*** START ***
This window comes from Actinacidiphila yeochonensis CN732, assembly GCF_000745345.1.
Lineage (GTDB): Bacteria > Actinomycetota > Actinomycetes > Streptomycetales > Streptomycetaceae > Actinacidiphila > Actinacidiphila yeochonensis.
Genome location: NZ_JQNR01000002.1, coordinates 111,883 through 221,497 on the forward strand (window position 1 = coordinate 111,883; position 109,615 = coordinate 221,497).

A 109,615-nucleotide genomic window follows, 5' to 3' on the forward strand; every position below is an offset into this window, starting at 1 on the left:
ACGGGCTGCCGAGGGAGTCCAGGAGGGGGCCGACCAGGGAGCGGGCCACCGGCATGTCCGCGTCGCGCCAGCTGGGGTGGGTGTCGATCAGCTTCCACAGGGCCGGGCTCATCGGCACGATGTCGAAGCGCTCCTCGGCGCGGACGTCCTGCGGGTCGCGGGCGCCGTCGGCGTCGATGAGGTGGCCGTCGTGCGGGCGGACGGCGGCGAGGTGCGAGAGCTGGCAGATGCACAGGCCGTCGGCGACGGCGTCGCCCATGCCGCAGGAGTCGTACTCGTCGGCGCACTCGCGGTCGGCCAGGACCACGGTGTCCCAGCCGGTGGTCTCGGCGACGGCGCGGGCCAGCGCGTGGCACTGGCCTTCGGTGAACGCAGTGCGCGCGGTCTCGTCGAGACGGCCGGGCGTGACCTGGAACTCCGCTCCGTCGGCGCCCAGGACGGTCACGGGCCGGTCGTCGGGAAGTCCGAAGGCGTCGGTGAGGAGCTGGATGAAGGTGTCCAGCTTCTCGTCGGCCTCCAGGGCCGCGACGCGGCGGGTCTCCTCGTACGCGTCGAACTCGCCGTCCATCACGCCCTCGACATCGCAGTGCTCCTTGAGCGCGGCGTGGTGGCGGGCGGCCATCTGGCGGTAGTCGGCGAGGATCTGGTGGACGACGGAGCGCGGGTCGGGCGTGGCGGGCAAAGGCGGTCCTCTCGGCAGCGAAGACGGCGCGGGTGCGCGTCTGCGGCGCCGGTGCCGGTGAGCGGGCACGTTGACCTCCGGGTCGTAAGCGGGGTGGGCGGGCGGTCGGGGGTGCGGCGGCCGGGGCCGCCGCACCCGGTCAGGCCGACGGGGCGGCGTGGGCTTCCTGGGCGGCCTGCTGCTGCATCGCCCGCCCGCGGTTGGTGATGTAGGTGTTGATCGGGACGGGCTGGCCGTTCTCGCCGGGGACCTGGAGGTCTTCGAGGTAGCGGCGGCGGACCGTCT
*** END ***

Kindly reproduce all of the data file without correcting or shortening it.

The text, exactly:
This window comes from Actinacidiphila yeochonensis CN732, assembly GCF_000745345.1.
Lineage (GTDB): Bacteria > Actinomycetota > Actinomycetes > Streptomycetales > Streptomycetaceae > Actinacidiphila > Actinacidiphila yeochonensis.
Genome location: NZ_JQNR01000002.1, coordinates 111,883 through 221,497 on the forward strand (window position 1 = coordinate 111,883; position 109,615 = coordinate 221,497).

A 109,615-nucleotide genomic window follows, 5' to 3' on the forward strand; every position below is an offset into this window, starting at 1 on the left:
ACGGGCTGCCGAGGGAGTCCAGGAGGGGGCCGACCAGGGAGCGGGCCACCGGCATGTCCGCGTCGCGCCAGCTGGGGTGGGTGTCGATCAGCTTCCACAGGGCCGGGCTCATCGGCACGATGTCGAAGCGCTCCTCGGCGCGGACGTCCTGCGGGTCGCGGGCGCCGTCGGCGTCGATGAGGTGGCCGTCGTGCGGGCGGACGGCGGCGAGGTGCGAGAGCTGGCAGATGCACAGGCCGTCGGCGACGGCGTCGCCCATGCCGCAGGAGTCGTACTCGTCGGCGCACTCGCGGTCGGCCAGGACCACGGTGTCCCAGCCGGTGGTCTCGGCGACGGCGCGGGCCAGCGCGTGGCACTGGCCTTCGGTGAACGCAGTGCGCGCGGTCTCGTCGAGACGGCCGGGCGTGACCTGGAACTCCGCTCCGTCGGCGCCCAGGACGGTCACGGGCCGGTCGTCGGGAAGTCCGAAGGCGTCGGTGAGGAGCTGGATGAAGGTGTCCAGCTTCTCGTCGGCCTCCAGGGCCGCGACGCGGCGGGTCTCCTCGTACGCGTCGAACTCGCCGTCCATCACGCCCTCGACATCGCAGTGCTCCTTGAGCGCGGCGTGGTGGCGGGCGGCCATCTGGCGGTAGTCGGCGAGGATCTGGTGGACGACGGAGCGCGGGTCGGGCGTGGCGGGCAAAGGCGGTCCTCTCGGCAGCGAAGACGGCGCGGGTGCGCGTCTGCGGCGCCGGTGCCGGTGAGCGGGCACGTTGACCTCCGGGTCGTAAGCGGGGTGGGCGGGCGGTCGGGGGTGCGGCGGCCGGGGCCGCCGCACCCGGTCAGGCCGACGGGGCGGCGTGGGCTTCCTGGGCGGCCTGCTGCTGCATCGCCCGCCCGCGGTTGGTGATGTAGGTGTTGATCGGGACGGGCTGGCCGTTCTCGCCGGGGACCTGGAGGTCTTCGAGGTAGCGGCGGCGGACCGTCT